The reason Kate Moss timelessly endures as a model is that you never tire of her face, although you see it everywhere, every day. I have the same response to Ben Whishaw, who won an Emmy last week for his role in the BBC's Criminal Justice series. He is acting incarnate, not so much a performer as a lightning conductor for drama.
Some actors see their careers as preparations for the great roles. Whishaw began by playing Primo Levi and Hamlet at the Old Vic, the best Hamlet that I have ever seen. Perhaps he is working backwards and is saving the cameo roles until last.
Of course, youth suits him, and particularly anguished youth. You would not consider casting anyone else for Keats. Trevor Nunn, who directed Hamlet, said of Whishaw that he "has a face of great sensitivity and astonishing youthfulness".
Whishaw is so charismatic that roles become him rather than the other way round. I don't know if Mike Bartlett's Royal Court play Cock is bespoke, but his physical description of the man at the centre of a romantic triangle uniquely fits Whishaw. So there is yet another role he can claim a monopoly on.
You can understand why other actors must have ground their teeth over the defining attributes that Laurence Olivier once brought to his roles. I suspect that same will happen to Whishaw. (Olivier too made his name with a Hamlet at the Old Vic.) As with Olivier, his sexual preferences have been questioned, although this hardly matters. Joan Plowright, Olivier's widow, explained with lofty simplicity on Desert Island Discs: "If a man is touched by genius, he is not an ordinary person. He does not lead an ordinary life."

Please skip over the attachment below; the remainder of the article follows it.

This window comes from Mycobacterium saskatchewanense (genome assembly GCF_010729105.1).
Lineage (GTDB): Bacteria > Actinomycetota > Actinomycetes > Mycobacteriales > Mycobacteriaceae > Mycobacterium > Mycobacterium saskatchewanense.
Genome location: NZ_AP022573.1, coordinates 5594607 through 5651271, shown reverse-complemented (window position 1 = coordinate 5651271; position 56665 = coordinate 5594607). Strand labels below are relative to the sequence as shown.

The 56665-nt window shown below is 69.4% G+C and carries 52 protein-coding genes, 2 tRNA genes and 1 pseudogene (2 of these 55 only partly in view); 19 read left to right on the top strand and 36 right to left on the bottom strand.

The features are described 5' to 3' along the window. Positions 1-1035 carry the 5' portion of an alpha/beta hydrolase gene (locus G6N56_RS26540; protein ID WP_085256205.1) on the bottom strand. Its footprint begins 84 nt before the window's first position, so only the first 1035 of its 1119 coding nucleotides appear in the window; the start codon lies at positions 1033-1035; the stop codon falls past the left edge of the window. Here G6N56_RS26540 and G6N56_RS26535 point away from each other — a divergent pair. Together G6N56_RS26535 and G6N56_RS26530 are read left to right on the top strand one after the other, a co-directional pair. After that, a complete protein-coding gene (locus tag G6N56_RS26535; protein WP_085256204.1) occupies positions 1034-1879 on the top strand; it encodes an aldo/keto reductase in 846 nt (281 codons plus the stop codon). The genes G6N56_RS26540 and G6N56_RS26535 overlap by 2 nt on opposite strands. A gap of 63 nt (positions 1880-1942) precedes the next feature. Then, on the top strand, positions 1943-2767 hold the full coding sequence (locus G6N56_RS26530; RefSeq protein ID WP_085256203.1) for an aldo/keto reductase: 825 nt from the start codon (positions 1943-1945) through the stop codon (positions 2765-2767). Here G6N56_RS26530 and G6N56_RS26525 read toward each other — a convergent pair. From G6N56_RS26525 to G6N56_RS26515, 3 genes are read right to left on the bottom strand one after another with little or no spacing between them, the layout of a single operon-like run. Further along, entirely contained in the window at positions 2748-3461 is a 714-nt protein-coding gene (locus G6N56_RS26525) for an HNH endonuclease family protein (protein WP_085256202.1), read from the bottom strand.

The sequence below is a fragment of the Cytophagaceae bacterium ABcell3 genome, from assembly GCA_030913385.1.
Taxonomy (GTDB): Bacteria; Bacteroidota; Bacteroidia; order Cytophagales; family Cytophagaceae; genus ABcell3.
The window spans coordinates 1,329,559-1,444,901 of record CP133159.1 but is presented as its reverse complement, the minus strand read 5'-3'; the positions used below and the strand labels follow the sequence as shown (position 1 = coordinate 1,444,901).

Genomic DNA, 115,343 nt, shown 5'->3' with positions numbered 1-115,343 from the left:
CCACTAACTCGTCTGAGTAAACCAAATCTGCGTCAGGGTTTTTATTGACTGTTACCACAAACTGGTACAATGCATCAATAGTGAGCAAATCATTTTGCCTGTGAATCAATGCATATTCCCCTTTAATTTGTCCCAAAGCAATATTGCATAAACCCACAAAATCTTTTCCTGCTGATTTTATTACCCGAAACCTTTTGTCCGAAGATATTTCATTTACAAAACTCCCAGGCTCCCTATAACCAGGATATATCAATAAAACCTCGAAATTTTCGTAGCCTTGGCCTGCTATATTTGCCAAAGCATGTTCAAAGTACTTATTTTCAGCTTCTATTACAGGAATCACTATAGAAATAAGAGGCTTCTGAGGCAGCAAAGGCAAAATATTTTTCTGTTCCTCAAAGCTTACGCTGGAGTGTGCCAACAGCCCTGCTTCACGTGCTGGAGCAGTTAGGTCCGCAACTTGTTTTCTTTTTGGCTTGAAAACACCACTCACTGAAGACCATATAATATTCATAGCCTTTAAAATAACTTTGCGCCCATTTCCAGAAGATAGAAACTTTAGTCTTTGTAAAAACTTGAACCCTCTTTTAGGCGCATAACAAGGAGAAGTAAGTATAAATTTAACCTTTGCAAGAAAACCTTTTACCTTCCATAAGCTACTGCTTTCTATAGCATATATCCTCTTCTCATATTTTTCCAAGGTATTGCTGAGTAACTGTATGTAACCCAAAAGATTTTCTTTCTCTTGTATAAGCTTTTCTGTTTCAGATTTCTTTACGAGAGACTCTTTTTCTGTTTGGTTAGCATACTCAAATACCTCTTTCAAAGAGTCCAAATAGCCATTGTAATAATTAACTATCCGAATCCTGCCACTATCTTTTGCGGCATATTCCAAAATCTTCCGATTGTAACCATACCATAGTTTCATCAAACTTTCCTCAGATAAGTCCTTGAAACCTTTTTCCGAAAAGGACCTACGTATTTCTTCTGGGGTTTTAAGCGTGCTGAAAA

The difference is that Whishaw's ambivalent sexuality is central to his acting, which is why I think he represents our age – as well as the theatre – so well. London theatre is living through an energetic and original age and I don't think it is a coincidence that many artistic directors and playwrights are gay. Their ease and interest in the subject takes us far beyond stereotyping. If a play such as Cock had been constructed a generation earlier, the anguish, surely, would have been over a man in a heterosexual relationship discovering his true identity as a homosexual. In this play, there is a bracing reversal, so the man in a conventional gay relationship wonders if his true identity is heterosexual.
Whishaw, when not playing dead poets, is wonderfully positioned to convey contemporary sexual complexity. He is physically appealing to both sexes, and it was interesting to watch the combined longing of the audience, male and female alike, at the Royal Court. He is a sacrifice of the sex war, a culturally symbolic role, as well as individually witty and interesting. The author of Cock, Mike Bartlett, like the actor, is in his twenties, which is the age group that is making such waves in theatre at the moment. There are some very clever and talented performers and writers grasping the issues of our times.
Whishaw is the face of this generation. He and his fellow travellers are releasing us all from the cultural grip of the baby boomers. It is the most exciting thing happening in Britain.
Sarah Sands is deputy editor of the London Evening Standard